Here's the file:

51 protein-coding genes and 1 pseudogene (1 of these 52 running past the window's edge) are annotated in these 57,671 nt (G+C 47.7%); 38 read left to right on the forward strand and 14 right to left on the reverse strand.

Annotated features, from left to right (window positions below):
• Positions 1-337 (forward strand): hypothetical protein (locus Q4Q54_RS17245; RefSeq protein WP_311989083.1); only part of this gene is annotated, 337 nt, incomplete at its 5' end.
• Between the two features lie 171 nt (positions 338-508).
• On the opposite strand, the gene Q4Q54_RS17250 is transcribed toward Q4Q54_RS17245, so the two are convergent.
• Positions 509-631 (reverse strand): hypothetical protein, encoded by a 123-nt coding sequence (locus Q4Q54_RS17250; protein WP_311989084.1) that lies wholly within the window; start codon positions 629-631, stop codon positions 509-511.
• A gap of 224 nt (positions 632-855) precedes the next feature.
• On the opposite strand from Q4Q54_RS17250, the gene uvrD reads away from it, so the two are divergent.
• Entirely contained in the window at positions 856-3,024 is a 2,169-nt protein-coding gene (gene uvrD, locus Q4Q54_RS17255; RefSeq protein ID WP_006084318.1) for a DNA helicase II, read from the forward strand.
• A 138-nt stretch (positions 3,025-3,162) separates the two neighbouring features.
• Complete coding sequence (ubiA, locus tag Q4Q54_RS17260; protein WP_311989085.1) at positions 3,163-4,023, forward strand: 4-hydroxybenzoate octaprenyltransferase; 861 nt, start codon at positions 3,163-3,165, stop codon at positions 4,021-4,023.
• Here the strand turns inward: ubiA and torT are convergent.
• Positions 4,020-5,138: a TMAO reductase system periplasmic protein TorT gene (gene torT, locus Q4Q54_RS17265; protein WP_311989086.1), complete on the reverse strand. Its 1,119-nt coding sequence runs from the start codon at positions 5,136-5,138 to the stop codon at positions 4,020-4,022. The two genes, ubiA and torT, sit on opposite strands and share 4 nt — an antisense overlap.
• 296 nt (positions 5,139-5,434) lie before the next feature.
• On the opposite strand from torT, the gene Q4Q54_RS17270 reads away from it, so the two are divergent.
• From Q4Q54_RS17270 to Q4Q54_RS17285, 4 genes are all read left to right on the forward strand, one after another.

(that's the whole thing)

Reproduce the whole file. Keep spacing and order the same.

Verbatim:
51 protein-coding genes and 1 pseudogene (1 of these 52 running past the window's edge) are annotated in these 57,671 nt (G+C 47.7%); 38 read left to right on the forward strand and 14 right to left on the reverse strand.

Annotated features, from left to right (window positions below):
• Positions 1-337 (forward strand): hypothetical protein (locus Q4Q54_RS17245; RefSeq protein WP_311989083.1); only part of this gene is annotated, 337 nt, incomplete at its 5' end.
• Between the two features lie 171 nt (positions 338-508).
• On the opposite strand, the gene Q4Q54_RS17250 is transcribed toward Q4Q54_RS17245, so the two are convergent.
• Positions 509-631 (reverse strand): hypothetical protein, encoded by a 123-nt coding sequence (locus Q4Q54_RS17250; protein WP_311989084.1) that lies wholly within the window; start codon positions 629-631, stop codon positions 509-511.
• A gap of 224 nt (positions 632-855) precedes the next feature.
• On the opposite strand from Q4Q54_RS17250, the gene uvrD reads away from it, so the two are divergent.
• Entirely contained in the window at positions 856-3,024 is a 2,169-nt protein-coding gene (gene uvrD, locus Q4Q54_RS17255; RefSeq protein ID WP_006084318.1) for a DNA helicase II, read from the forward strand.
• A 138-nt stretch (positions 3,025-3,162) separates the two neighbouring features.
• Complete coding sequence (ubiA, locus tag Q4Q54_RS17260; protein WP_311989085.1) at positions 3,163-4,023, forward strand: 4-hydroxybenzoate octaprenyltransferase; 861 nt, start codon at positions 3,163-3,165, stop codon at positions 4,021-4,023.
• Here the strand turns inward: ubiA and torT are convergent.
• Positions 4,020-5,138: a TMAO reductase system periplasmic protein TorT gene (gene torT, locus Q4Q54_RS17265; protein WP_311989086.1), complete on the reverse strand. Its 1,119-nt coding sequence runs from the start codon at positions 5,136-5,138 to the stop codon at positions 4,020-4,022. The two genes, ubiA and torT, sit on opposite strands and share 4 nt — an antisense overlap.
• 296 nt (positions 5,139-5,434) lie before the next feature.
• On the opposite strand from torT, the gene Q4Q54_RS17270 reads away from it, so the two are divergent.
• From Q4Q54_RS17270 to Q4Q54_RS17285, 4 genes are all read left to right on the forward strand, one after another.